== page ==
Use these at your own discretion, trying not to suffer the wrath of your fellow developers when they catch you using the much maligned GOTO.

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  • 6
    +1: definitely answers the question better than the accepted answer. Sep 28 '12 at 8:45
  • I prefer the WHILE (1 = 1) approach, as it fits the purpose functionally without using the dreaded GOTO.
    – kad81
    Jun 15 '17 at 0:50
  • Both methods are valid. I like the pseudo-loop using GOTO, it's quite clever. Dec 2 '19 at 15:04
19

I seem to recall reading this article more than once, and the answer is only close to what I need.

Usually when I think I'm going to need a DO WHILE in T-SQL it's because I'm iterating a cursor, and I'm looking largely for optimal clarity (vs. optimal speed). In T-SQL that seems to fit a WHILE TRUE / IF BREAK.

If that's the scenario that brought you here, this snippet may save you a moment. Otherwise, welcome back, me. Now I can be certain I've been here more than once. :)

DECLARE Id INT, @Title VARCHAR(50)
DECLARE Iterator CURSOR FORWARD_ONLY FOR
SELECT Id, Title FROM dbo.SourceTable
OPEN Iterator
WHILE 1=1 BEGIN
    FETCH NEXT FROM @InputTable INTO @Id, @Title
    IF @@FETCH_STATUS < 0 BREAK
    PRINT 'Do something with ' + @Title
END
CLOSE Iterator
DEALLOCATE Iterator

Unfortunately, T-SQL doesn't seem to offer a cleaner way to singly-define the loop operation, than this infinite loop.

4
  • Using a Cursor is never not a good option as it takes a lot more resources that actually required.
    – greektreat
    Oct 16 '14 at 14:28
  • 10
    @greektreat: Thanks for the downvote :), but I'm confused! If "a cursor is never not a good option", then it must always be a good option, so why the downvote? Seriously, though, obviously cursors have many quite practical uses: against private tables, for small operations where clarity/brevity > performance, for maintenance tasks, where deterministic operations are not available, for certain operations must occur as an atomic transaction regardless, etc. In my recent case, I was ingesting an incoming table variable, private to my stored procedure. An absolute platitude is never a good idea!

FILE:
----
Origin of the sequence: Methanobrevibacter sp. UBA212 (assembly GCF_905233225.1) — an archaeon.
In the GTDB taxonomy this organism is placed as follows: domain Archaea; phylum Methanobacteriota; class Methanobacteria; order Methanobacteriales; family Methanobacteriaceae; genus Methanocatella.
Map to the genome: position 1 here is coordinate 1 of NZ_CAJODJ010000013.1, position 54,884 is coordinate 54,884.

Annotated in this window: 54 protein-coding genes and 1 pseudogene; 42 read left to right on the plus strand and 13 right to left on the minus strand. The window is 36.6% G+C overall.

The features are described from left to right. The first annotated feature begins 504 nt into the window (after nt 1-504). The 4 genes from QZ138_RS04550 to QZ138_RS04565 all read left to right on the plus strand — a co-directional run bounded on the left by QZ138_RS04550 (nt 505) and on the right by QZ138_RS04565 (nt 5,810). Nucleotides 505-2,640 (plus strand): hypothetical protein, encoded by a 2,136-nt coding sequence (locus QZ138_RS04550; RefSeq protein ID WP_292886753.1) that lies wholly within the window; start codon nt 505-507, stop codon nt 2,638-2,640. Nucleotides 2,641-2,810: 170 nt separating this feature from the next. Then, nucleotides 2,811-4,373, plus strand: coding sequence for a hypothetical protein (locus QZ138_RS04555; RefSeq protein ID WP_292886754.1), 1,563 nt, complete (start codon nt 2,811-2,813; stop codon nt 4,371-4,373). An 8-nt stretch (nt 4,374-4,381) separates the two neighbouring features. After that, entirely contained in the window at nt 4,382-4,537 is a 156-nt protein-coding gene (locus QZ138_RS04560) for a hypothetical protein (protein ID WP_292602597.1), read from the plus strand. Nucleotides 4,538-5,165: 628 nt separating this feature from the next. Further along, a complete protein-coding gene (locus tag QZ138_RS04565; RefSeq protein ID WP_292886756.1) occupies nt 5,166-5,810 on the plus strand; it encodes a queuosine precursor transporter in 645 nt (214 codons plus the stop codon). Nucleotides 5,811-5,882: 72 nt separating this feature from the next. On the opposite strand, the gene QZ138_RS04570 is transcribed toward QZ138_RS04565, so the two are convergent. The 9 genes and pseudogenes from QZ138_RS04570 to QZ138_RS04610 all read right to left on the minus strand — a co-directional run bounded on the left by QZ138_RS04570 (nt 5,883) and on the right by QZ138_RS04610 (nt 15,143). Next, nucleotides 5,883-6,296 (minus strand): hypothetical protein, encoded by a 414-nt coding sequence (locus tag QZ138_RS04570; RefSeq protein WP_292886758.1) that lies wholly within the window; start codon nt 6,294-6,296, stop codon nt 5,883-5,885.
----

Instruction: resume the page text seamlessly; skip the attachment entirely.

– shannon
    Oct 16 '14 at 16:08
  • 5
    @greektreat: in summary, sometimes iterating data is the ONLY option. I suppose you could still argue it is not a good option in that case, but that doesn't mean this sort of code is unnecessary and needs downvote.
    – shannon
    Oct 16 '14 at 16:12
  • 1
    I think there is a rabid army of people on the internet who are very, very angry about other people using loops and cursors in SQL. On this website if you even so much as mention using a loop in SQL about 30 seconds later your inbox will be flooded with ignorant people telling you not to use them under ANY circumstances... Dec 2 '19 at 15:08
4

You can also use an exit variable if you want your code to be a bit more readable:

DECLARE @Flag int = 0
DECLARE @Done bit = 0

WHILE @Done = 0 BEGIN
    SET @Flag = @Flag + 1
    PRINT @Flag
    IF @Flag >= 5 SET @Done = 1
END

This would probably be more relevant when you have a more complicated loop and are trying to keep track of the logic. As stated loops are expensive so try and use other methods if you can.

1
  • I mean... We live in an age where our database servers have anywhere between 10 and 20 CPU cores idle at any given moment, and where our storage controllers have their available bandwidth measured in Gigabits, so I'm not sure this conventional "wisdom" that "LOOP = BAD" still applies. Dec 2 '19 at 15:11
1

Only While Loop is officially supported by SQL server. Already there is answer for DO while loop. I am detailing answer on ways to achieve different types of loops in SQL server.

If you know, you need to complete first iteration of loop anyway, then you can try DO..WHILE or REPEAT..UNTIL version of SQL server.

DO..WHILE Loop

DECLARE @X INT=1;

WAY:  --> Here the  DO statement

  PRINT @X;

  SET @X += 1;

IF @X<=10 GOTO WAY;

REPEAT..UNTIL Loop

DECLARE @X INT = 1;

WAY:  -- Here the REPEAT statement

  PRINT @X;

  SET @X += 1;

IFNOT(@X > 10) GOTO WAY;

FOR Loop

DECLARE @cnt INT = 0;

WHILE @cnt < 10
BEGIN
   PRINT 'Inside FOR LOOP';
   SET @cnt = @cnt + 1;
END;

PRINT 'Done FOR LOOP';

Reference